Jon Kennedy's 'Postcards from
in Northern Ireland'
diary and Belfast blog
ENTRY 1583 | SUNDAY,
. . .
a young man came up to Jesus, kneeling and saying, "Good Teacher,
what good deed must I do, to have eternal life?" And he said
to him, "Why do you call me good? One there is who is good.
If you would enter life, keep the commandments." He said to
him, "Which?" And Jesus said, "You shall not kill, You shall
not commit adultery, You shall not steal, You shall not bear
false witness, Honor your father and mother, and You shall love
your neighbor as yourself." The young man said to him, "All
these I have observed; what do I still lack?" Jesus said to
him, "If you would be perfect, go, sell what you possess and
give to the poor, and you will have treasure in heaven; and
come, follow me." When the young man heard this he went away
sorrowful; for he had great possessions.
And Jesus said to
his disciples, "Truly, I say to you, it will be hard for a rich
man to enter the kingdom of heaven. Again I tell you, it is
easier for a camel to go through the eye of a needle than for
a rich man to enter the kingdom of God." When the disciples
heard this they were greatly astonished, saying, "Who then can
be saved?" But Jesus looked at them and said to them, "With
men this is impossible, but with God all things are possible."
Gospel, chapter 19:16-26,
from today's Orthodox lectionary
See the homiletical thought below. «
diary - life in Northern Ireland
we've come to the final photo from the trip to Devenish Island ancient
monastic community earlier this month.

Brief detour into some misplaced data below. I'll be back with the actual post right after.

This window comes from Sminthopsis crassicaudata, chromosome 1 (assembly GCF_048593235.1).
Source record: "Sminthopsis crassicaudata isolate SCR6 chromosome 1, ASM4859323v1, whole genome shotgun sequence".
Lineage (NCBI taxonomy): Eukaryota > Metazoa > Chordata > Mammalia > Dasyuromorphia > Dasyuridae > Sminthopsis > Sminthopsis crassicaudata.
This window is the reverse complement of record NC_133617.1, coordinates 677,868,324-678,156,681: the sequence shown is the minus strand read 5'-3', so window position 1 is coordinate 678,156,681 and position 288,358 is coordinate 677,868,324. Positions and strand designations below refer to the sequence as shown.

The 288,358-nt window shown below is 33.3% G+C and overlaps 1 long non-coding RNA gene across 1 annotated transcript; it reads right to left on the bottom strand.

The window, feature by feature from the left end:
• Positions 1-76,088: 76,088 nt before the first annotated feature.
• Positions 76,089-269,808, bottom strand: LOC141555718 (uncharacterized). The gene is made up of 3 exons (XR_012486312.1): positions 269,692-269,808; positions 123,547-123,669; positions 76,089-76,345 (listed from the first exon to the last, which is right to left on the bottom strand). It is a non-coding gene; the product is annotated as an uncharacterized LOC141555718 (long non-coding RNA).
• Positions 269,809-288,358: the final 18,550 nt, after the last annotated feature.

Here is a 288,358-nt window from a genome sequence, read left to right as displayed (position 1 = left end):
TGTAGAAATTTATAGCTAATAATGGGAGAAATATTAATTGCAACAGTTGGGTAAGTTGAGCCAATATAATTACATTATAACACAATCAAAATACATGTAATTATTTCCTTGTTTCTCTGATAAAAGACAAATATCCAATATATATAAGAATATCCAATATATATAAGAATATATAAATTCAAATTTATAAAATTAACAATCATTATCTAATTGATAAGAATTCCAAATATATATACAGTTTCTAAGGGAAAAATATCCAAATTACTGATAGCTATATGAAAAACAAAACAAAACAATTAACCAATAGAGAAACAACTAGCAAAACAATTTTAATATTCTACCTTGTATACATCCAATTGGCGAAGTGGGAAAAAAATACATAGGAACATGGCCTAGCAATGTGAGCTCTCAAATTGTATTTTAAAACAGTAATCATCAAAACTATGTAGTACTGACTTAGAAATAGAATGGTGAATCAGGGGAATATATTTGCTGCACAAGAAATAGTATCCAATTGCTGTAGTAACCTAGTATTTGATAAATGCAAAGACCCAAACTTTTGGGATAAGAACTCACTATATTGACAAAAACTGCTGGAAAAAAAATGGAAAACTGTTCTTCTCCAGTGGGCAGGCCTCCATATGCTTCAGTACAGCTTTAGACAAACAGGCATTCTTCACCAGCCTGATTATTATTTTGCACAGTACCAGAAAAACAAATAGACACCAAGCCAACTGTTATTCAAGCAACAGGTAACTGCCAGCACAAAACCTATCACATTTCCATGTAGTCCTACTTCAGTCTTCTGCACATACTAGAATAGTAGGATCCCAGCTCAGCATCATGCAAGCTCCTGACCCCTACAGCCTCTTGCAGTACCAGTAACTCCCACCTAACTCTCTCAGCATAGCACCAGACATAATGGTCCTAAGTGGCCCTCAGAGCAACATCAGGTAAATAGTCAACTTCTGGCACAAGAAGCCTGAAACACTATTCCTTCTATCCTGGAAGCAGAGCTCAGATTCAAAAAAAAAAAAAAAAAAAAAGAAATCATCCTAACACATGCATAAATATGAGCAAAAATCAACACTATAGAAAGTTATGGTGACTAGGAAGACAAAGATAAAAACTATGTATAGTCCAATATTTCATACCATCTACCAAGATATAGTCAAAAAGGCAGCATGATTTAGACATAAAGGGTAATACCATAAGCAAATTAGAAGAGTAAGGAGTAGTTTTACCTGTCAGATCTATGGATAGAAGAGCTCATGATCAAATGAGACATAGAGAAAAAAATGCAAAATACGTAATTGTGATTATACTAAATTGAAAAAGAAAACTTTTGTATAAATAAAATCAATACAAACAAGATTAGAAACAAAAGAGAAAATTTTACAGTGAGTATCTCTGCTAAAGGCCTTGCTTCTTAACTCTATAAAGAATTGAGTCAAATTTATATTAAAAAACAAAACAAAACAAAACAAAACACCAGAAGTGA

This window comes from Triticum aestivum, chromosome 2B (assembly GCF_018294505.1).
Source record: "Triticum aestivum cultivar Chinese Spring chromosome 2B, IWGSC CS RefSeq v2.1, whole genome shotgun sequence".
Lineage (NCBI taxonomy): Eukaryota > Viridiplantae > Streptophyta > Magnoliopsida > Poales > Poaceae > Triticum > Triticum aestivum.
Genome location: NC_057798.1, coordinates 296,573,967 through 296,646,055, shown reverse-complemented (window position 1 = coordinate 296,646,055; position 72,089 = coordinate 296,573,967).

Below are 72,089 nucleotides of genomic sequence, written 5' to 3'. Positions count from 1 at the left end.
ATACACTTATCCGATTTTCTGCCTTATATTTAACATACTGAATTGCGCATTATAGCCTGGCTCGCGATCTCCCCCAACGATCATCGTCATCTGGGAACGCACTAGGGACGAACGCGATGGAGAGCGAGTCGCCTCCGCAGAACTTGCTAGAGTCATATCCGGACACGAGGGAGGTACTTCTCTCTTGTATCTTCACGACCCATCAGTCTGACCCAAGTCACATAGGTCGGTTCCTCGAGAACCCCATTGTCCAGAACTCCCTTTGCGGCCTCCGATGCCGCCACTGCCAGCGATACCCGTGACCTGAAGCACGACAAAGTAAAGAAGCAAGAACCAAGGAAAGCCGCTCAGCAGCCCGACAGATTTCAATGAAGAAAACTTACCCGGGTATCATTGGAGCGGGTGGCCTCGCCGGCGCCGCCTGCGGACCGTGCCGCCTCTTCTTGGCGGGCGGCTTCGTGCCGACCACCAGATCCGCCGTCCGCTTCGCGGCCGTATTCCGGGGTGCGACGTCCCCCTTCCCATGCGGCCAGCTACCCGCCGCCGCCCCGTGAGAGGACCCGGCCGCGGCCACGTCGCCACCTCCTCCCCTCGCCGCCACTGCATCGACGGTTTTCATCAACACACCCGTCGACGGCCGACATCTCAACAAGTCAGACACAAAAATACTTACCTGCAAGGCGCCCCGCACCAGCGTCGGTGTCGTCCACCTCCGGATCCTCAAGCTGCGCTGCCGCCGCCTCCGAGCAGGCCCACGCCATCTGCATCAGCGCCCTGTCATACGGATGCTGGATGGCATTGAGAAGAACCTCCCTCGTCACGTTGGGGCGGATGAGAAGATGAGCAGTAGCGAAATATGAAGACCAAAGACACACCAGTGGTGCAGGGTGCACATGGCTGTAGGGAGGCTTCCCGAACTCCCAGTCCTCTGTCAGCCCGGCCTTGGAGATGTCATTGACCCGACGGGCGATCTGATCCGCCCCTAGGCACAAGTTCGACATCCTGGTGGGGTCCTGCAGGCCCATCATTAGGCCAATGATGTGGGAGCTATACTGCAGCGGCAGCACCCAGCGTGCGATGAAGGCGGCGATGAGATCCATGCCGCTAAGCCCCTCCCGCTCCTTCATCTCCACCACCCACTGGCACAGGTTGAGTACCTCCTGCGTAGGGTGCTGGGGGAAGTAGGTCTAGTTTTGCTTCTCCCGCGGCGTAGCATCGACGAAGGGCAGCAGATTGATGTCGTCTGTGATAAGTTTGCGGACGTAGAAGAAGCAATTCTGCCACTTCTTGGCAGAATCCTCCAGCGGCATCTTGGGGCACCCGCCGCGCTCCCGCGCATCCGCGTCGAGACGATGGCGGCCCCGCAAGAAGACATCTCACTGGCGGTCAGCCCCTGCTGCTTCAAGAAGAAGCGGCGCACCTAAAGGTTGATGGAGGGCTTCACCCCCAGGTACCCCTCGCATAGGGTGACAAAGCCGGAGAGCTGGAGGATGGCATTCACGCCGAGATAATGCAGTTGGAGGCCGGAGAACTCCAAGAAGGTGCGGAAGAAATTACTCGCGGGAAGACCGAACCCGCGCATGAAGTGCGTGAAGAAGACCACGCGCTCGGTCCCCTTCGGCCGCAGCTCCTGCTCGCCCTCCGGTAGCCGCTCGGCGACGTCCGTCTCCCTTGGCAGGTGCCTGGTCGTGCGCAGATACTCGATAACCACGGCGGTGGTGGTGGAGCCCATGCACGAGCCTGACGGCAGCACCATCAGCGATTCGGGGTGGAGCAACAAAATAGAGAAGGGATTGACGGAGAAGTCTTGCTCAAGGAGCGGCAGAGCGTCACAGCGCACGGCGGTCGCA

Seen here is St. Molaise's house. I had never heard of St. Molaise
before, so this is the introduction to him from Wikipedia: "Saint
Laisrén mac Nad Froích (d. 564), or Laisrén of Devenish and Lasserian,
also known by his petname Mo Laisse, was the patron saint of Devenish
Island in Lough Erne (Co. Fermanagh), near Enniskillen, in the present
diocese of Clogher. Laisrén is the subject of both a Latin and an
Irish Life, which offer loose narratives in which a number
of miscellaneous anecdotes and miracles have been grouped together."
(By "Life," is meant a biography or hagiography.)
It goes on to say he was the founder of the monastery here.
outing took Jack Lamb and me to a performance at the Lyric Theater
in the University Quarter which the festival program describes as
'"One of Us Will Die" a bold comedy from Kiruna Stamell
and Gareth Berliner.' The married couple are an average-height bloke,
Berliner, from England, and a "little person," Stamell,
from Australia, whose schtick was mostly chatter intended as jokes
about sex organs and the hardships (Jewishness in his case, dwarfism
in hers) that their people groups have suffered over time. It was
never hilarious (as I rather expected it would) and the laughs it
did produce were generally the uneasy guilty kind. I could not recommend
it; though I watched Russell Howard's "Good News" from the
BBC via YouTube when I first moved here, I eventually got so I had
to stop watching it because of its offensive language, though at least
it is genuinely funny on average a few times per show.
weather started out promising and got better throughout the day, but
by late afternoon the clouds were gathering and rain was again beginning
We had a guest
priest, Fr. Christopher of Manchester, England, for the service at
St. Ignatius this morning, as Fr. Paul is on a much-deserved holiday.
Arlene Williamson had a delicious lunch for us afterward, and during
the fellowship I started breaking the news that I expect to be leaving
Belfast around the beginning of November, hoping to winter in Malta
and then, Lord willing, back to Donegal to continue my work with Bill
Stainsby in the spring. This is the final weekend before school resumes
in NornIron next week, so attendance was down. «
to news, features, and opinion pieces. See caveats,
military does airstrikes, aid drops to Iraqi town surrounded by ISIS
Sheriff to Feds: taking our guns will result in a civil war
kid' defeats his opposition, shares wealth with good cause
track the origins of the Ebola outbreak through mutations
for implanting microchips in human subjects gain momentum «